In addition to the visual inspection and interpretation of the data, a statistical analysis tested in each subject the significance of the P300 to the SON compared with the OFN. Adopting a similar approach as Marchand et al,21 individual waveforms were analyzed on a point-by-point basis using serial t scores, which take into account the variance of the individual electroencephalographic trials composing the grand-averaged ERP. t Scores were computed for all subjects in a temporal window of 50 milliseconds around the peak latency of the P300. Results were considered significant at P<.05.
In healthy controls, the SON evoked the classic N1, P2, N2, and P3 components at about 150, 230, 305, and 460 milliseconds, respectively (Table 2 and Figure 1). The ERP latencies were delayed compared with those reported in the literature19 because the population of our study was older; this effect being previously well documented.22
Among the patients, in all but 2 cases (patients 3 and 4, both in a VS), well-defined ERP components were obtained in individual averages (Figure 2). Notably, a P3 component was clearly observed after the SON in all patients affected by LIS and in an MCS, and in 3 of 5 patients in a VS (Figures 1 and 2). The individual statistical P300 analysis21 showed significant t scores (P < .05) for all subjects, except for 2 VS patients (patients 3 and 4) and 1 LIS patient (patient 13). The LIS patient failed to show a significant P300 (P = .06), probably owing to the recording having many artifacts and the ensuing insufficient statistical power (because of uncontrollable cervicofacial muscle contractures, only 13 valid trials could be obtained for the SON in this case).
The MANOVA did not show any significant (P=.65) group effect on ERP amplitudes. In contrast, the analysis demonstrated that the interaction between component and name had a significant effect on ERP amplitudes (F3,48 = 26.53, P<.001). Post hoc analyses revealed, as expected, that P3 amplitude was significantly higher in response to SON than to OFNs for all groups (P<.05) (Table 3). No significant differences (P>.05) were observed for the other components.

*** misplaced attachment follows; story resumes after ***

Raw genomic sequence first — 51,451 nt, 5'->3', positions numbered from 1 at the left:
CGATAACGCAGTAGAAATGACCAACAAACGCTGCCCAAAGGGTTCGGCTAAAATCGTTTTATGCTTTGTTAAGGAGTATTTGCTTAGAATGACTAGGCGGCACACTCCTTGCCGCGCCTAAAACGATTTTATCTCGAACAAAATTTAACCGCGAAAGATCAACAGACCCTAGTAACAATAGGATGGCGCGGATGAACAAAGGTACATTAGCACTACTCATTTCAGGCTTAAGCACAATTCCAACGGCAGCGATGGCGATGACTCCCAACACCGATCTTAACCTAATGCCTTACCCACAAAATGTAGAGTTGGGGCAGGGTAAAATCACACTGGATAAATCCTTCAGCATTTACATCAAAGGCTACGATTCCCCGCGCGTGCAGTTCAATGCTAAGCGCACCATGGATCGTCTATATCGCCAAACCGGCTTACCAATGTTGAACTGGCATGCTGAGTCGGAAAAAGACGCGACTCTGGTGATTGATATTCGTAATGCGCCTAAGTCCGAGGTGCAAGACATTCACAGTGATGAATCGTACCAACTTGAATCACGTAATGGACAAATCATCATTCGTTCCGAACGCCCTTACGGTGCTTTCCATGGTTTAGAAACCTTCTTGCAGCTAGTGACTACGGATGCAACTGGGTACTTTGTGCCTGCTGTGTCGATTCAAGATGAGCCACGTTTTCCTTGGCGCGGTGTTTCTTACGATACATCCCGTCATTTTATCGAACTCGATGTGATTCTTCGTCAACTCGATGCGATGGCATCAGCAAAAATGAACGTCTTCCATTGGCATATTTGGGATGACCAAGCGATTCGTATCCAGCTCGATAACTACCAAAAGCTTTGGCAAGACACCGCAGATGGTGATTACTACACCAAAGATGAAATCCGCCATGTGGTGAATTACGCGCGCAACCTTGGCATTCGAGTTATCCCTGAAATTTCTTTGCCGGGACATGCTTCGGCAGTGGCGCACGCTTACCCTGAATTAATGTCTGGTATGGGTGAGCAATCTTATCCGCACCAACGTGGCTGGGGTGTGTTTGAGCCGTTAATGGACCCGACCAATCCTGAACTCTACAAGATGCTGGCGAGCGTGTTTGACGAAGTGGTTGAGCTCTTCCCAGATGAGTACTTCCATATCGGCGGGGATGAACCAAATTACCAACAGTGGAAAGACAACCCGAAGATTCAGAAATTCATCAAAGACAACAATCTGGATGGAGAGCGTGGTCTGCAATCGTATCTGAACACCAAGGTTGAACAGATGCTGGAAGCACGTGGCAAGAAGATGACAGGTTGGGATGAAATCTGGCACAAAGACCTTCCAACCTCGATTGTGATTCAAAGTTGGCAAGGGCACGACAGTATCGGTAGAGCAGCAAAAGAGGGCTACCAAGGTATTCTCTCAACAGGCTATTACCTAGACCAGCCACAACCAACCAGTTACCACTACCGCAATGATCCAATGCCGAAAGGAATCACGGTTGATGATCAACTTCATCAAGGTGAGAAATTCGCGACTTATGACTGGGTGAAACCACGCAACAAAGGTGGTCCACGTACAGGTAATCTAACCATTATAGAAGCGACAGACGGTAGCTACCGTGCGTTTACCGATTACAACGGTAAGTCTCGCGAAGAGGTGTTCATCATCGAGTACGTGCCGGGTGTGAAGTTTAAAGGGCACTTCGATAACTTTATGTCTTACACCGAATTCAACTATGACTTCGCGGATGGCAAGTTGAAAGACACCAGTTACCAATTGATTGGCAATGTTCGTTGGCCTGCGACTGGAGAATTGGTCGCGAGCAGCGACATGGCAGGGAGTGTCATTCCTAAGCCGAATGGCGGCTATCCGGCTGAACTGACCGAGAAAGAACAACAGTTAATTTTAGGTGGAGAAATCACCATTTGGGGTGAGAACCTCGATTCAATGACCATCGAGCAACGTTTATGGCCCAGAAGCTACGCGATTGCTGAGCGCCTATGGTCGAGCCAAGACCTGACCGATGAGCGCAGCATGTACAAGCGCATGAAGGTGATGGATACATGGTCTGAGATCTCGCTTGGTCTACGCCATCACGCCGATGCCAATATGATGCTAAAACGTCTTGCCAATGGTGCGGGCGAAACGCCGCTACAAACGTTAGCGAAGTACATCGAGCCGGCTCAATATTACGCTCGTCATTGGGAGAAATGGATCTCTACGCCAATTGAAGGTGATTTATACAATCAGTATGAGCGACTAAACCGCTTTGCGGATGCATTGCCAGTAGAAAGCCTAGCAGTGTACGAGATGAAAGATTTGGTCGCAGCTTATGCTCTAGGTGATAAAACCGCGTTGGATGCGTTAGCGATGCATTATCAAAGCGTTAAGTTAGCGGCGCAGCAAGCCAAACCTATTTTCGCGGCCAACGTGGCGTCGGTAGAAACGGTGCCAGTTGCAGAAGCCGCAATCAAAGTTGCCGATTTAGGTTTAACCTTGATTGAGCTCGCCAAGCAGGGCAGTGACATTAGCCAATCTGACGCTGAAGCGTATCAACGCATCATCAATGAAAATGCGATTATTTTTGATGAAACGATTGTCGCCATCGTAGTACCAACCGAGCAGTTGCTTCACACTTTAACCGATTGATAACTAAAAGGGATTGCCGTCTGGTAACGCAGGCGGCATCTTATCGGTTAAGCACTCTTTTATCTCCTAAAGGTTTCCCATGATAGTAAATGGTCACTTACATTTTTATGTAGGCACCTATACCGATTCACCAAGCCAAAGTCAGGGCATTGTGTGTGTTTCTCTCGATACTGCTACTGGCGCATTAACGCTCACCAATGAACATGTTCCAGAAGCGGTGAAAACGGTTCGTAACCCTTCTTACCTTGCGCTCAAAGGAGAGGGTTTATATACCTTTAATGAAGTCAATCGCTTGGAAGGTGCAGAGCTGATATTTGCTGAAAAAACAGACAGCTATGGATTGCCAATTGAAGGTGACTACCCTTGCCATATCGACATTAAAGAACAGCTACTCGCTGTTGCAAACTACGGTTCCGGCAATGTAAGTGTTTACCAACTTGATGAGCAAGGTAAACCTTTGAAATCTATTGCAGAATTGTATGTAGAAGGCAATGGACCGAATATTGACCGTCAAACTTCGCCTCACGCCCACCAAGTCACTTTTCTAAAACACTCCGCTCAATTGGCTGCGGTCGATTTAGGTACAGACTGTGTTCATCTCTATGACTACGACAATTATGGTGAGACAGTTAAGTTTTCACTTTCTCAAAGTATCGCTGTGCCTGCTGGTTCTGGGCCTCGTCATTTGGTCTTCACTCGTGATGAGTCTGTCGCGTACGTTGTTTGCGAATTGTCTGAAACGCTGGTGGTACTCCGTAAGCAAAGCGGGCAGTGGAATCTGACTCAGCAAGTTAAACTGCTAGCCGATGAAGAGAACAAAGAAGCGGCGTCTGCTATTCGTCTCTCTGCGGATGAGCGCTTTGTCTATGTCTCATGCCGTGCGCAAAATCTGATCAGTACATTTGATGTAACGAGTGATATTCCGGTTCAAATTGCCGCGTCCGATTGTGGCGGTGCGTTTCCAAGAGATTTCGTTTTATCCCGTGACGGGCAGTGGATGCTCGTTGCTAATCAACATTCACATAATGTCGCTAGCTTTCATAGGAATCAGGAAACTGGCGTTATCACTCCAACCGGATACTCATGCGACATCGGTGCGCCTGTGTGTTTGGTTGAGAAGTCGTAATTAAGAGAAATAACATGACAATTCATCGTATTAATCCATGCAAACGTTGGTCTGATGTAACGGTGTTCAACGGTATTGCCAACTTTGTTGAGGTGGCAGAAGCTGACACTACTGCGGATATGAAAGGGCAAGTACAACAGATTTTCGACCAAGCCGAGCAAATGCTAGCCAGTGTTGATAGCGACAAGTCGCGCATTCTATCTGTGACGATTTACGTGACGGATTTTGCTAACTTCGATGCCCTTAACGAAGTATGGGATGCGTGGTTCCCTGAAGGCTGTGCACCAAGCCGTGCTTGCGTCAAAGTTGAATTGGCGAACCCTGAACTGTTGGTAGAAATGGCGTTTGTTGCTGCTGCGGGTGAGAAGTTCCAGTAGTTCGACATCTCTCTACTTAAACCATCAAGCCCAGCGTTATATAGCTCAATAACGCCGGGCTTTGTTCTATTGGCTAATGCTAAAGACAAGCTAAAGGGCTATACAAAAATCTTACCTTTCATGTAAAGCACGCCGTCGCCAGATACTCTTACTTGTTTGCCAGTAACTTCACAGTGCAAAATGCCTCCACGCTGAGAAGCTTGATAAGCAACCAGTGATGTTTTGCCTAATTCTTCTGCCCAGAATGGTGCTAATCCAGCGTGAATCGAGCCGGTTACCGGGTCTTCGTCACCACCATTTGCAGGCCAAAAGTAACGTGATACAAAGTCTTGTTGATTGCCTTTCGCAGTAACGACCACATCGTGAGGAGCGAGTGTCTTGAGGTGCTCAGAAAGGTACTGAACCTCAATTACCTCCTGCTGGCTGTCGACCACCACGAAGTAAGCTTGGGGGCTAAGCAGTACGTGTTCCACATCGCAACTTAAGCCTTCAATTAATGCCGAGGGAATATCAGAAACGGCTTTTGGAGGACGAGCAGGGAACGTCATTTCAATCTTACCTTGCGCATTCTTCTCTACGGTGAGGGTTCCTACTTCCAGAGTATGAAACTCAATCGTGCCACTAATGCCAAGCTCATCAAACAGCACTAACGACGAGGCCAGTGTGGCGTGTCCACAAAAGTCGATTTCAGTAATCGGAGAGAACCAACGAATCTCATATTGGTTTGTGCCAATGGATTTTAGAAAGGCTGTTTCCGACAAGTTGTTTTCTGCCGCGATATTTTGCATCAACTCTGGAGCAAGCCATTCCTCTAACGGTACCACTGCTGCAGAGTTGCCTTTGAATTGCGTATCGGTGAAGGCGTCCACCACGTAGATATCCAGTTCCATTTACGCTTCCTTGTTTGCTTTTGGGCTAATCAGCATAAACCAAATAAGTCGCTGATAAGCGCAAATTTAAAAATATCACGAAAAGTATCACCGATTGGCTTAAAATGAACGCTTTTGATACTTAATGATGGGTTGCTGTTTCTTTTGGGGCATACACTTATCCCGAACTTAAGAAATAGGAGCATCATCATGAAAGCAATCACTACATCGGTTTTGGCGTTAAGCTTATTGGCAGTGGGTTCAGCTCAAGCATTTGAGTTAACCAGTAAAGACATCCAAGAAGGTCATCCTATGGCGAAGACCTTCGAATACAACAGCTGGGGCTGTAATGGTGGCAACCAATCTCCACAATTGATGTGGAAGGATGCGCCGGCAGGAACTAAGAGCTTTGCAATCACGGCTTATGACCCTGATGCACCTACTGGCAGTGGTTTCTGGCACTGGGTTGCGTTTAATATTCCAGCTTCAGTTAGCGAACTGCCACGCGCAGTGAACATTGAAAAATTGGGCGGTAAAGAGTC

With regard to latencies, the MANOVA showed a significant group × component interaction (F9,48 = 3.5, P = .01). Post hoc analyses revealed that P3 latency was significantly delayed for the VS group compared with the LIS group and controls, and for the MCS group compared with the controls (Table 2). No significant differences (P>.05) were observed for the other components.
It is not surprising to observe a differential P3 wave in LIS patients because it can be expected that their cognitive functions, and notably their linguistic comprehension, remain preserved,23,24 even if their bedside cognitive neuropsychological testing remains challenging.25
For MCS patients, our results extend those of Boly et al26 and Schiff et al,27 who suggested that the auditory system of these patients was relatively well preserved in response to passive tones and language stimulation, respectively. The emergence of a P3 wave to the SON (compared with OFNs) suggests that MCS patients are able to detect salient words. However, the significant difference in P3 latency compared with controls shows that this word processing is delayed in the MCS group.